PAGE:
How Kenya’s Private Sector is Addressing the “Supply Side” of Corruption

Photo Credit: Citizen Digital

A recent report by Kenya’s Ethics and Anti-Corruption Commission (EACC) paints a rather grim picture of the extent of corruption in Kenya. In the top 10 counties by average bribe size, bribes range from KSH 80,000 (about $800 US) to about KSH 6,000 ($60 US) — in a country where the average monthly wage is just $76. Situations where bribes are most commonly solicited include obtaining basic services such as medical attention or a national identity card. Not surprisingly, Transparency International puts Kenya at 139th out of 168 countries in its latest corruption ranking.

Even a cursory review of Kenyan daily news coverage shows that corruption at all levels (from county to national) and in all its forms (from bribes to graft) is a major issue of concern for the country. Many commentators express frustration at the extent of the problem and the dearth of constructive solutions. Against that background, CIPE and its partner organization, the Kenya Association of Manufacturers (KAM), are working to help change Kenya’s corruption-tainted narrative and provide the private sector with tools to proactively build integrity into business operations.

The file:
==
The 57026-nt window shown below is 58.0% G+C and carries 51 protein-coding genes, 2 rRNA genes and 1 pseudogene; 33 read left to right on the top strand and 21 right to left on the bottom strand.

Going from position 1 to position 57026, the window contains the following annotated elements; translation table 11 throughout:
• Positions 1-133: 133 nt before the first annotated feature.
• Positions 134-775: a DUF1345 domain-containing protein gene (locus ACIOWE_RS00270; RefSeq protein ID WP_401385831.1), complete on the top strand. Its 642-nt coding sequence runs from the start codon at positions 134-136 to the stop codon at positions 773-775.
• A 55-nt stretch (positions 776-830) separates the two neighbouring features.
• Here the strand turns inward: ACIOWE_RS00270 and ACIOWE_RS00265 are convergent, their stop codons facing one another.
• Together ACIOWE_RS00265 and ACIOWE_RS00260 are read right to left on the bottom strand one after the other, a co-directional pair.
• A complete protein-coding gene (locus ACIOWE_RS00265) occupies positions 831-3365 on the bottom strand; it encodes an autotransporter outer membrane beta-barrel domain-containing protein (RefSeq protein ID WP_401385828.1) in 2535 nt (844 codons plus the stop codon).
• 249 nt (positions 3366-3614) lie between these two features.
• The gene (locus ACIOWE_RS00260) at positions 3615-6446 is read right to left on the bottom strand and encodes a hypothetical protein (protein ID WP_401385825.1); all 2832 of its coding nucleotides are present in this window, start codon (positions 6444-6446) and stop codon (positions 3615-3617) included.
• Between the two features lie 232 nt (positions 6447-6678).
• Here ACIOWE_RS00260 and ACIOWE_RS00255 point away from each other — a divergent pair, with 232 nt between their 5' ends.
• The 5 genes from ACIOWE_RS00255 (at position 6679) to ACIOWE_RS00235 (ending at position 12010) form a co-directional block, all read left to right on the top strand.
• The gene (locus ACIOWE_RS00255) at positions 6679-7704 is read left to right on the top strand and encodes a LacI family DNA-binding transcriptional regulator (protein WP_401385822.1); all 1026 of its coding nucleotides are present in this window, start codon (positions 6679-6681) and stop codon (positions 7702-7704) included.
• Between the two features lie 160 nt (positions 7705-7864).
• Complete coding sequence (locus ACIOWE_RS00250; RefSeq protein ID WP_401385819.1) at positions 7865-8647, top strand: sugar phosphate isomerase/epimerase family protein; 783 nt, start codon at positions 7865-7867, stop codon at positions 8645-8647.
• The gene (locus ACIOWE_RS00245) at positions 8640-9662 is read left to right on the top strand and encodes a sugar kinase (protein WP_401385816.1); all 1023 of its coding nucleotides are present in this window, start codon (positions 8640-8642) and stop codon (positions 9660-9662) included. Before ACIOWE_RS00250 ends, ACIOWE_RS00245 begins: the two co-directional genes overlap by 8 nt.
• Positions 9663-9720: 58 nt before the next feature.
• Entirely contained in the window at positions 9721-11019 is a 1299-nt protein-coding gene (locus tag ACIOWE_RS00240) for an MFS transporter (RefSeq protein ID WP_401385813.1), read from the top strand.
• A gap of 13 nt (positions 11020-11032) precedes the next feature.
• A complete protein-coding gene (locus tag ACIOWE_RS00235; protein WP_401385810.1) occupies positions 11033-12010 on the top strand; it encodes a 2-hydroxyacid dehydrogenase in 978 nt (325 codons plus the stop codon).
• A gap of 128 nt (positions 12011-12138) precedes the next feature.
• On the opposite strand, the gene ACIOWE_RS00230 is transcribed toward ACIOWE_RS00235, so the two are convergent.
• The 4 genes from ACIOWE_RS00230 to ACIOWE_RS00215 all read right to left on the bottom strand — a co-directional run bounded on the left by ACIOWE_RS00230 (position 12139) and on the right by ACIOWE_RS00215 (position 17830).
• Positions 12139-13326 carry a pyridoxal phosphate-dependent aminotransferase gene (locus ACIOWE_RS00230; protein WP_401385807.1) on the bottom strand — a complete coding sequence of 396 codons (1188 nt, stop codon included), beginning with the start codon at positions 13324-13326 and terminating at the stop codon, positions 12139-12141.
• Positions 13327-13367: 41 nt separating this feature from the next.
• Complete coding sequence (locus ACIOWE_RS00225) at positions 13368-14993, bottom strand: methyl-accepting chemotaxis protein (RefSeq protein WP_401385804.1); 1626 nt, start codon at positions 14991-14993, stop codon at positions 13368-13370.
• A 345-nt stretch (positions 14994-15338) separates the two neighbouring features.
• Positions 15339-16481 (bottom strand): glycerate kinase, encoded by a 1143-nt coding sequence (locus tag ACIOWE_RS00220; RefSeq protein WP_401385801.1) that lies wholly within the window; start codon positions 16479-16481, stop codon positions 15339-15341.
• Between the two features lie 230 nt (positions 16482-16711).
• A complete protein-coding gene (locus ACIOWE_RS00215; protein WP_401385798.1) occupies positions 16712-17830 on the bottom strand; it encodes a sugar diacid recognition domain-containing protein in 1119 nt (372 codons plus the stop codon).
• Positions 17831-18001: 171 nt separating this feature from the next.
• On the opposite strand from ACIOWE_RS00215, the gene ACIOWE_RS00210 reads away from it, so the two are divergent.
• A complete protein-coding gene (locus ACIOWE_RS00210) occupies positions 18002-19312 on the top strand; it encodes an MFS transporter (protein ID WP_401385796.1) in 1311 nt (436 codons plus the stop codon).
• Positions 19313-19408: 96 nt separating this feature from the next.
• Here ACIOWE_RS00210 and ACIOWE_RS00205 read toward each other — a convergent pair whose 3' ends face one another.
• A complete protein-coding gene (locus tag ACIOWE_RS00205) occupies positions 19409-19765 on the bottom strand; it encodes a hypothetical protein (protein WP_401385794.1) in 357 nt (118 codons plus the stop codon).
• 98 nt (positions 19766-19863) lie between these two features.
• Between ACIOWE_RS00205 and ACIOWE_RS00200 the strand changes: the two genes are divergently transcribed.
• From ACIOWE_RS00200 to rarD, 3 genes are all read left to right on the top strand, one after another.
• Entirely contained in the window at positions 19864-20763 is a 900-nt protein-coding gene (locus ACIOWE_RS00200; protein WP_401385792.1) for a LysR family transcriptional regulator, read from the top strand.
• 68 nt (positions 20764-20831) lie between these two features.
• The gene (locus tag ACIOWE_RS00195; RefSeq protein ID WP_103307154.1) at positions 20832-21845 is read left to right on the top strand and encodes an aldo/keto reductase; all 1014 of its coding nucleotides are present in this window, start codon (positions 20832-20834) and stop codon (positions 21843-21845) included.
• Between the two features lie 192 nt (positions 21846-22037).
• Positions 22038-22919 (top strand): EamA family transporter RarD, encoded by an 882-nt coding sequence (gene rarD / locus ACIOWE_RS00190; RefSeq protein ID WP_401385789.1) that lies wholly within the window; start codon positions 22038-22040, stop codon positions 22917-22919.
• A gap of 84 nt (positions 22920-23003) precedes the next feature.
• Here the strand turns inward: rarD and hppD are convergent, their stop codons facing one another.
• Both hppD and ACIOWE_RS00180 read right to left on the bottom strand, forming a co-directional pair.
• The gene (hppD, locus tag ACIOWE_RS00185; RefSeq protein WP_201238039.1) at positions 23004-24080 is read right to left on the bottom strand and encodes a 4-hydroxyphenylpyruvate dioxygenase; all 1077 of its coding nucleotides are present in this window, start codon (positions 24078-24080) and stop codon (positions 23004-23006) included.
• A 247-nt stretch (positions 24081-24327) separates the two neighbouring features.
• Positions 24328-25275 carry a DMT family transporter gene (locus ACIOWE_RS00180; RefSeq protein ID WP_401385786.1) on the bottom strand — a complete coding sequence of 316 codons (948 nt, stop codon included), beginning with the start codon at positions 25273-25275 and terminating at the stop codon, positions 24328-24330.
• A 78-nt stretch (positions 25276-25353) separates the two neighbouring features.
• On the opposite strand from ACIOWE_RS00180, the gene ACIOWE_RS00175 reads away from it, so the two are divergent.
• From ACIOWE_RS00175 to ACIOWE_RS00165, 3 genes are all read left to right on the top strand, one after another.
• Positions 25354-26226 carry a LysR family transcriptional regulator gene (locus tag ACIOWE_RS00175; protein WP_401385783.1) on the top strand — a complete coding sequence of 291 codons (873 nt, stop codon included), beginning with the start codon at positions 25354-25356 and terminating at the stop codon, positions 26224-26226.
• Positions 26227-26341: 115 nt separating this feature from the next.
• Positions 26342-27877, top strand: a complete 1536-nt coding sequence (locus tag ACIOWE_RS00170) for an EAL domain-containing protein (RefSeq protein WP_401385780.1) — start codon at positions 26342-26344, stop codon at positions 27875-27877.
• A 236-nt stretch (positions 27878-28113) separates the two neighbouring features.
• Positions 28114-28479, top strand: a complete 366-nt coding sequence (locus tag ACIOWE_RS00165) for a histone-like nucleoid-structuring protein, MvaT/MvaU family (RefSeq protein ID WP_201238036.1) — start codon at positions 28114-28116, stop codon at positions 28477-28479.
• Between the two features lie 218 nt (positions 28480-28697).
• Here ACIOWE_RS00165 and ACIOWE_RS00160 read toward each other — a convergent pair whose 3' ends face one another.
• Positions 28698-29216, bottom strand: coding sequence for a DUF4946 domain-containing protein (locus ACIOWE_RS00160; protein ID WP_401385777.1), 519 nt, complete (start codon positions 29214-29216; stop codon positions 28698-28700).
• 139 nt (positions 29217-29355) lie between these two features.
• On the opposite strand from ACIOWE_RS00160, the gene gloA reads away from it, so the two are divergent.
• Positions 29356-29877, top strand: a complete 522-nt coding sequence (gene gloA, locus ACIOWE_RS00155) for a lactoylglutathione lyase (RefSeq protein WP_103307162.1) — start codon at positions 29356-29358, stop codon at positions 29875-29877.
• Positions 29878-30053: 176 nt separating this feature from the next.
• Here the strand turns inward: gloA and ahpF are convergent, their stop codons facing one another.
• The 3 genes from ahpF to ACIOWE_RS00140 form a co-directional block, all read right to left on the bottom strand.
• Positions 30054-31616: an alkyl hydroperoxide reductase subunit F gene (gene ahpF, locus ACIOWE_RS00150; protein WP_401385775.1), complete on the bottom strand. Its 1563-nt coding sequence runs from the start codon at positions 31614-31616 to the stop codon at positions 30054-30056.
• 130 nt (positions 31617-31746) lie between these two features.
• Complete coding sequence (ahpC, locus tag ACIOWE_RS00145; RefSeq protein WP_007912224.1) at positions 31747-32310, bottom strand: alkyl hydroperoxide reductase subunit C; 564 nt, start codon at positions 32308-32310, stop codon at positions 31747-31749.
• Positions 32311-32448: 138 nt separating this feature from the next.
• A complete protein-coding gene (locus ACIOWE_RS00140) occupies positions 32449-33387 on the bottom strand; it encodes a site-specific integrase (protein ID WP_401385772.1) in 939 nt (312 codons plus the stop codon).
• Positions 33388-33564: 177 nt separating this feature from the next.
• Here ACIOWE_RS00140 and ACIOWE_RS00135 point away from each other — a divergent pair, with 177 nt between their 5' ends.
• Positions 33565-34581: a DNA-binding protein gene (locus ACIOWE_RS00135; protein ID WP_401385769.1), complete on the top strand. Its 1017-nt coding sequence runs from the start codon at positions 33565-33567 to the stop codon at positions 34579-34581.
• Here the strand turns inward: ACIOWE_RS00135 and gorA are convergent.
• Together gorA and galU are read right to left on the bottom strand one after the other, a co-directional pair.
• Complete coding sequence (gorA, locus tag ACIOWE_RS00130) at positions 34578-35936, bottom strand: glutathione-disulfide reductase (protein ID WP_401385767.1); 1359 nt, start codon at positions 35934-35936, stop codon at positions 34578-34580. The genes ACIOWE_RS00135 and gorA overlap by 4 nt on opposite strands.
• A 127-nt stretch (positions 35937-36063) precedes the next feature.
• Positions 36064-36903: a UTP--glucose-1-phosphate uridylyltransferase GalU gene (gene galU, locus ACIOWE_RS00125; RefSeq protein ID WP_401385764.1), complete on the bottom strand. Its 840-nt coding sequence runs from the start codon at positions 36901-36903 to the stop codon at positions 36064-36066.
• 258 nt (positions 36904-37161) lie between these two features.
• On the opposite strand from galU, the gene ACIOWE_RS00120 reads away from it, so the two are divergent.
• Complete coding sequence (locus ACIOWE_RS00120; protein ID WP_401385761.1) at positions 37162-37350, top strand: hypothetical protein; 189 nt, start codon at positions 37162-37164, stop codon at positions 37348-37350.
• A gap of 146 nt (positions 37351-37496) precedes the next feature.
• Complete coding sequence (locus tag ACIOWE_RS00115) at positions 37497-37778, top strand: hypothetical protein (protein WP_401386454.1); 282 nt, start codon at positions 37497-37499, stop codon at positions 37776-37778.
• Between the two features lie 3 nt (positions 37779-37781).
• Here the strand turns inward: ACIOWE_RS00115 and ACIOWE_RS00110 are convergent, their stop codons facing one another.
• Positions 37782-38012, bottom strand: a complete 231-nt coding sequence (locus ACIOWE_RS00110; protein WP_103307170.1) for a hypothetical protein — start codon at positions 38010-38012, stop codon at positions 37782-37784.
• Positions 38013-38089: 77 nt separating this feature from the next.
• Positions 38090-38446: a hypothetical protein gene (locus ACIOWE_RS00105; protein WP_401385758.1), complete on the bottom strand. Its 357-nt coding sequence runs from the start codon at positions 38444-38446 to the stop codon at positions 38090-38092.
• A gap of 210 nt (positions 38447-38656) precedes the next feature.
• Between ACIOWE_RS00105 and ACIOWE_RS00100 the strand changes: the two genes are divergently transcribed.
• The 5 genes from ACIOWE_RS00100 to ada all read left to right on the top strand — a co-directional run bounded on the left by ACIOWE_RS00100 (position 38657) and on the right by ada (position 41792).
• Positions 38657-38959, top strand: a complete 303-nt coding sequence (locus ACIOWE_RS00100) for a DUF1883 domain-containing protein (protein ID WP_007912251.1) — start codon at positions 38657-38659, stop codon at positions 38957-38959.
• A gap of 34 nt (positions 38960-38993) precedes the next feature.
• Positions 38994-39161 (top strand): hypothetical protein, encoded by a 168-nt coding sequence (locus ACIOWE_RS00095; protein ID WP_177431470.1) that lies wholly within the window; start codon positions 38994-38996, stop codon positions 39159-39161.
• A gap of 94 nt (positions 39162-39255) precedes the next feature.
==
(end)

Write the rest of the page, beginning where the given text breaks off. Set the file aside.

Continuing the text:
To that end, CIPE, KAM, and Global Compact Network Kenya (GCNK), where KAM serves as the secretariat, created a joint training program for Kenyan companies on anti-corruption compliance. The training is based on CIPE’s Anti-Corruption Compliance: A Guide for Mid-Sized Companies in Emerging Markets and was adapted to the unique needs and concerns of local businesses. As KAM’s Chairman Pradeep Paunrana put it, “You cannot clap with one hand, it takes two people to make a corrupt deal.” Through this initiative, Kenya’s private sector is taking responsibility for holding itself to a higher standard and disrupting the “supply side” of corruption.

The new training program was officially launched at a high-level CEO Dialogue Breakfast held on March 24 in Nairobi. I had the pleasure of speaking at the launch event on a panel with representatives from PWC and Safaricom. Attorney General of the Republic of Kenya Prof. Githu Muigai delivered keynote remarks. He noted that Kenya was in the process of adopting the Bribery Bill (spearheaded by CIPE’s other local partner, the Kenya Private Sector Alliance) similar to the UK Bribery Act, which would require companies to set up codes of conduct and put in place anti-bribery risk management systems.

In his memo to the Cabinet explaining the rationale for the bill, the attorney general said “the bill contains far-reaching anti-bribery provisions whose implementation will lead to drastic reduction of bribery, in particular, and corruption generally, in all the sectors of the Kenyan economy.” Once approved by Parliament and implemented, the bill will become an important element in Kenya’s fight against corruption, addressing both the demand and the supply sides of the problem. Encouragingly, Kenya’s private sector is ready to step up to the challenge, and the joint CIPE, KAM, and GCNK anti-corruption compliance training provides a practical way for companies to translate integrity commitments into action. The inaugural training workshop is scheduled on April 27-28 in Nairobi.

Anna Kompanek is Director for Multiregional Programs at CIPE.